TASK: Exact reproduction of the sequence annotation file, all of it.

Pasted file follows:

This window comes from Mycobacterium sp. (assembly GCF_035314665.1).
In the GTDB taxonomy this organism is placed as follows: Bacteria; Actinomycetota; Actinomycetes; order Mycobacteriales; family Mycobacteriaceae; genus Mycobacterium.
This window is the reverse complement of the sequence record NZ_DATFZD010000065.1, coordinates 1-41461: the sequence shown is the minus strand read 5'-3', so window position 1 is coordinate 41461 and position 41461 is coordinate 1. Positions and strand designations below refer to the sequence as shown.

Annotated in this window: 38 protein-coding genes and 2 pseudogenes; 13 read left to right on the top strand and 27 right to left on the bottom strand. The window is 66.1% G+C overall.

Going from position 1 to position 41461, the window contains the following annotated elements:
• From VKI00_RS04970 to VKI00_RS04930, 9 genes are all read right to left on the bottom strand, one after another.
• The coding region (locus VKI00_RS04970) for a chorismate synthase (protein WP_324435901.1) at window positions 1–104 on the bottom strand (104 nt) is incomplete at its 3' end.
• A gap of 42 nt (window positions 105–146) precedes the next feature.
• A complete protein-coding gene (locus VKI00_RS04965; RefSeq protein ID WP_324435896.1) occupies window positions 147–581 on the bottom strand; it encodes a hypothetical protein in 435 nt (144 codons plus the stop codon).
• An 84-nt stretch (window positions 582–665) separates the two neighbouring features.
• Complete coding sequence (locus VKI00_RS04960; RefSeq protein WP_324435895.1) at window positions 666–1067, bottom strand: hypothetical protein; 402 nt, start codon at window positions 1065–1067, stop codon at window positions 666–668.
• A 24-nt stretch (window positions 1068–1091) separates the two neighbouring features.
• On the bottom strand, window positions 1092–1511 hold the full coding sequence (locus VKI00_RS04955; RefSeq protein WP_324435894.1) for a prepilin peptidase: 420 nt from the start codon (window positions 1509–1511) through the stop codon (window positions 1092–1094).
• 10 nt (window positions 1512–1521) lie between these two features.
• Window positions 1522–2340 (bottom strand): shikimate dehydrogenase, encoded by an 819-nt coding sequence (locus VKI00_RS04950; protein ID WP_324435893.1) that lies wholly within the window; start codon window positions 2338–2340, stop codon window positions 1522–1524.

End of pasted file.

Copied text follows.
This window comes from Mycobacterium sp. (assembly GCF_035314665.1).
In the GTDB taxonomy this organism is placed as follows: Bacteria; Actinomycetota; Actinomycetes; order Mycobacteriales; family Mycobacteriaceae; genus Mycobacterium.
This window is the reverse complement of the sequence record NZ_DATFZD010000065.1, coordinates 1-41461: the sequence shown is the minus strand read 5'-3', so window position 1 is coordinate 41461 and position 41461 is coordinate 1. Positions and strand designations below refer to the sequence as shown.

Annotated in this window: 38 protein-coding genes and 2 pseudogenes; 13 read left to right on the top strand and 27 right to left on the bottom strand. The window is 66.1% G+C overall.

Going from position 1 to position 41461, the window contains the following annotated elements:
• From VKI00_RS04970 to VKI00_RS04930, 9 genes are all read right to left on the bottom strand, one after another.
• The coding region (locus VKI00_RS04970) for a chorismate synthase (protein WP_324435901.1) at window positions 1–104 on the bottom strand (104 nt) is incomplete at its 3' end.
• A gap of 42 nt (window positions 105–146) precedes the next feature.
• A complete protein-coding gene (locus VKI00_RS04965; RefSeq protein ID WP_324435896.1) occupies window positions 147–581 on the bottom strand; it encodes a hypothetical protein in 435 nt (144 codons plus the stop codon).
• An 84-nt stretch (window positions 582–665) separates the two neighbouring features.
• Complete coding sequence (locus VKI00_RS04960; RefSeq protein WP_324435895.1) at window positions 666–1067, bottom strand: hypothetical protein; 402 nt, start codon at window positions 1065–1067, stop codon at window positions 666–668.
• A 24-nt stretch (window positions 1068–1091) separates the two neighbouring features.
• On the bottom strand, window positions 1092–1511 hold the full coding sequence (locus VKI00_RS04955; RefSeq protein WP_324435894.1) for a prepilin peptidase: 420 nt from the start codon (window positions 1509–1511) through the stop codon (window positions 1092–1094).
• 10 nt (window positions 1512–1521) lie between these two features.
• Window positions 1522–2340 (bottom strand): shikimate dehydrogenase, encoded by an 819-nt coding sequence (locus VKI00_RS04950; protein ID WP_324435893.1) that lies wholly within the window; start codon window positions 2338–2340, stop codon window positions 1522–1524.